These two are accomplished and such good people.  He has a college degree from a private school in Economics.  She has a college degree from a large university in Education with a minor from a prestigious music conservatory in Piano Performance.  He has a graduate degree, an MBA and is a CPA.  She is a Doctor of Clinical Psychology.  He has a gift for finding start-up companies needing capital and has the nerves to invest large sums of money that have yielded huge financial returns.  She has been a public speaker and teacher, an advocate for special needs, chaired multiple committees.  He sits on a number of business Boards, advising and guiding them to success.  They both are committed to inner-city missions to nurture young people holistically with the goal of ending the cycle of poverty in their lives and helping them see their value and purpose in God’s eyes.  And they adopted three children, all with special needs.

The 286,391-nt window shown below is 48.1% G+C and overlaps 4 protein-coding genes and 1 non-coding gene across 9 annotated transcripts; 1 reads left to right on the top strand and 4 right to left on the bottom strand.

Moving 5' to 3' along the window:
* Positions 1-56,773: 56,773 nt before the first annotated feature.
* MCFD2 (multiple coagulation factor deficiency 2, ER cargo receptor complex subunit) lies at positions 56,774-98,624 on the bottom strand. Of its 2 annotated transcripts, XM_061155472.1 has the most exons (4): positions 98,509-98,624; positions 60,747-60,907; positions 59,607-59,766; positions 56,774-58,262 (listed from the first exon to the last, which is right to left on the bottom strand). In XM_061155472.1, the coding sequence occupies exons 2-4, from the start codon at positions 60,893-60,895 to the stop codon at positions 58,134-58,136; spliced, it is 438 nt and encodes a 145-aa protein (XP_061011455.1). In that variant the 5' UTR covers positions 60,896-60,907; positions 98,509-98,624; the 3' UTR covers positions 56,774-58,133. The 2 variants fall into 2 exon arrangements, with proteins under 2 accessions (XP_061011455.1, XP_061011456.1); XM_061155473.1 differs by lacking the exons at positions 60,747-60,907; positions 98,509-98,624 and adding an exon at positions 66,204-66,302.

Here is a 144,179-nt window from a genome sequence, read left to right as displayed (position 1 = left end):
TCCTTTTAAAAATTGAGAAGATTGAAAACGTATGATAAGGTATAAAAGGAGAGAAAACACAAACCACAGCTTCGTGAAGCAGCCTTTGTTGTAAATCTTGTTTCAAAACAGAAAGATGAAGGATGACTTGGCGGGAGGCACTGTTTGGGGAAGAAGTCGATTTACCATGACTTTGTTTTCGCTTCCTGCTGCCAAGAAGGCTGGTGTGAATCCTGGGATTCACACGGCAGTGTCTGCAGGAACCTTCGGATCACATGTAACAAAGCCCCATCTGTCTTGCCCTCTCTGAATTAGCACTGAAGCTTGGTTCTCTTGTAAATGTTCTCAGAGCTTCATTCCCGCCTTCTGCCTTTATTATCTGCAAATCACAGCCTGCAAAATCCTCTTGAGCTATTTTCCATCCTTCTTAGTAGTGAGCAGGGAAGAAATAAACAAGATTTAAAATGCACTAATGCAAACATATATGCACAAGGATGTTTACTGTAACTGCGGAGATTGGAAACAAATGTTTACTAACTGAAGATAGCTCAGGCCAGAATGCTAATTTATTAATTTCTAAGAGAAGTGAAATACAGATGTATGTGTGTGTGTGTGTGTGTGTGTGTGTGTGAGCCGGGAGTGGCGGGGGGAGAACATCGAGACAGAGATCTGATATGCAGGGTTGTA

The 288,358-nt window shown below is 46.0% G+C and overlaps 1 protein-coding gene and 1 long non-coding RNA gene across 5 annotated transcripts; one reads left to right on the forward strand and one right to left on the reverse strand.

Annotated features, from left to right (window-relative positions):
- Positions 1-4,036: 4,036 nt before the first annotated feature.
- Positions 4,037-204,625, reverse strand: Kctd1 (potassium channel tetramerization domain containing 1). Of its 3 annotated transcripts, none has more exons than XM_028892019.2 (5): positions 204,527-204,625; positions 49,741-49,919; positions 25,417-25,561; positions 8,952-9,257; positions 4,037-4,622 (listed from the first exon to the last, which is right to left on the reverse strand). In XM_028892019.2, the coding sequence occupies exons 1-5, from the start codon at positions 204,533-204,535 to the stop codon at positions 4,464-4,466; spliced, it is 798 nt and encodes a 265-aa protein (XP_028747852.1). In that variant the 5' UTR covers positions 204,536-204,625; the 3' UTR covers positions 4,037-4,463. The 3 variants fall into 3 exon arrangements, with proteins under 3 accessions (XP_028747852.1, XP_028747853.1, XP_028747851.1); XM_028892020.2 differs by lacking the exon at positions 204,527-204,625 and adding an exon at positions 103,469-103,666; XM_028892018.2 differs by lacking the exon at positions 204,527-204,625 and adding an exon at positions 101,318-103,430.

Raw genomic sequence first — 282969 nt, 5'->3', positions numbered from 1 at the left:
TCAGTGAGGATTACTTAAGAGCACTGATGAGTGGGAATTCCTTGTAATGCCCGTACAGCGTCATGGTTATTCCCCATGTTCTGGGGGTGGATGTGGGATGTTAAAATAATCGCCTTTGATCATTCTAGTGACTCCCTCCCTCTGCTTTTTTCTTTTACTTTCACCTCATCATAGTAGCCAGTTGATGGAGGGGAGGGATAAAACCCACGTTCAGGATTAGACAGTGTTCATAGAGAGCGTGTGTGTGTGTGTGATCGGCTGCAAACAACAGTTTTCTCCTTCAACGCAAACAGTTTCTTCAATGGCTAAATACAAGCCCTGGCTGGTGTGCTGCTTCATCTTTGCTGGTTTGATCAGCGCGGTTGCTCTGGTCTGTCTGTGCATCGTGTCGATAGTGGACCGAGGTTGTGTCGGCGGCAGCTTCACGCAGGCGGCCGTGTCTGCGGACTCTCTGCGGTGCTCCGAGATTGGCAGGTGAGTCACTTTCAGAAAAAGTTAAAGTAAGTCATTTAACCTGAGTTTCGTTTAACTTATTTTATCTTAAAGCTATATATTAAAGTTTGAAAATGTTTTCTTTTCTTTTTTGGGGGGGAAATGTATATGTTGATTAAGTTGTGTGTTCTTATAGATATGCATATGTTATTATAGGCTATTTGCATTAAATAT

Intelligence.  Education.  Career success.  Financial success.  Ministry success.  Family success.

And yet?  The most important thing we try to do in life is realize that we are nothing  and have nothing without God.  God has gifted us in every way for good works.  And we want to use all the gifts He has given—that He has helped us develop—to glorify Him and advance His kingdom here on earth—making disciples, serving the suffering, working with God to redeem all that’s broken in this world with His help, restoring all to God’s original design.


And we realize we’re only simple clay vessels—just humble, needy people who seek the power of the One and Holy God to pour into us so we can pour out.  We may LOOK like big, impressive pumpkins to the world.  But we’re not.  We’re the small ones lying on the ground waiting for God to work with us and through us, with all He has given us, to do whatever He has in mind.  Because THIS is the secret to finding meaning and purpose and joy in this life.  If he choses to put us, small as we are, on a post somewhere, we hope and pray that people will keep looking up, beyond the post, to see Him—the One who made us—the One who imparts every gift we have—the one who takes our small and simple efforts and grows them as He wills and produces the harvest He has planned—big or small—in His own time.